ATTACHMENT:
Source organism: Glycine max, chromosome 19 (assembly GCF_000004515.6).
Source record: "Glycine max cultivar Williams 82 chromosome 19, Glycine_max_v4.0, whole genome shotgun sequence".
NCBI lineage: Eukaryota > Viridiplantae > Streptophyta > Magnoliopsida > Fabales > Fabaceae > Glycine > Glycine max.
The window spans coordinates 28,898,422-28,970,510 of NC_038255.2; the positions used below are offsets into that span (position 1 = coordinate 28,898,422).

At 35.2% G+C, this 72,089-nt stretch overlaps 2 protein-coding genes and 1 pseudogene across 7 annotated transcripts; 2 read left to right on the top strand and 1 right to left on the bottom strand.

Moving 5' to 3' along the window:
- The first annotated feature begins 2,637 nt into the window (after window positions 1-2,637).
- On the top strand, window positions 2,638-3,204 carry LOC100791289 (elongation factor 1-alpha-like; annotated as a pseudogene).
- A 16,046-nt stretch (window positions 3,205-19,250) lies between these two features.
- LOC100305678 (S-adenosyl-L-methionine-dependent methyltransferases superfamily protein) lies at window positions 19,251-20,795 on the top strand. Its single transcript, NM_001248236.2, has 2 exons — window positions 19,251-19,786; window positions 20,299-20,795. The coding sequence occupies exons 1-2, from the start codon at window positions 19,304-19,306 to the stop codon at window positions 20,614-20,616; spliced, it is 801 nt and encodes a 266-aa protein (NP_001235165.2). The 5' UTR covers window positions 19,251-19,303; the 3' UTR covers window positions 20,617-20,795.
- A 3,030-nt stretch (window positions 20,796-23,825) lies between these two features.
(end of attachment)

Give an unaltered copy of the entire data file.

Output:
Source organism: Glycine max, chromosome 19 (assembly GCF_000004515.6).
Source record: "Glycine max cultivar Williams 82 chromosome 19, Glycine_max_v4.0, whole genome shotgun sequence".
NCBI lineage: Eukaryota > Viridiplantae > Streptophyta > Magnoliopsida > Fabales > Fabaceae > Glycine > Glycine max.
The window spans coordinates 28,898,422-28,970,510 of NC_038255.2; the positions used below are offsets into that span (position 1 = coordinate 28,898,422).

At 35.2% G+C, this 72,089-nt stretch overlaps 2 protein-coding genes and 1 pseudogene across 7 annotated transcripts; 2 read left to right on the top strand and 1 right to left on the bottom strand.

Moving 5' to 3' along the window:
- The first annotated feature begins 2,637 nt into the window (after window positions 1-2,637).
- On the top strand, window positions 2,638-3,204 carry LOC100791289 (elongation factor 1-alpha-like; annotated as a pseudogene).
- A 16,046-nt stretch (window positions 3,205-19,250) lies between these two features.
- LOC100305678 (S-adenosyl-L-methionine-dependent methyltransferases superfamily protein) lies at window positions 19,251-20,795 on the top strand. Its single transcript, NM_001248236.2, has 2 exons — window positions 19,251-19,786; window positions 20,299-20,795. The coding sequence occupies exons 1-2, from the start codon at window positions 19,304-19,306 to the stop codon at window positions 20,614-20,616; spliced, it is 801 nt and encodes a 266-aa protein (NP_001235165.2). The 5' UTR covers window positions 19,251-19,303; the 3' UTR covers window positions 20,617-20,795.
- A 3,030-nt stretch (window positions 20,796-23,825) lies between these two features.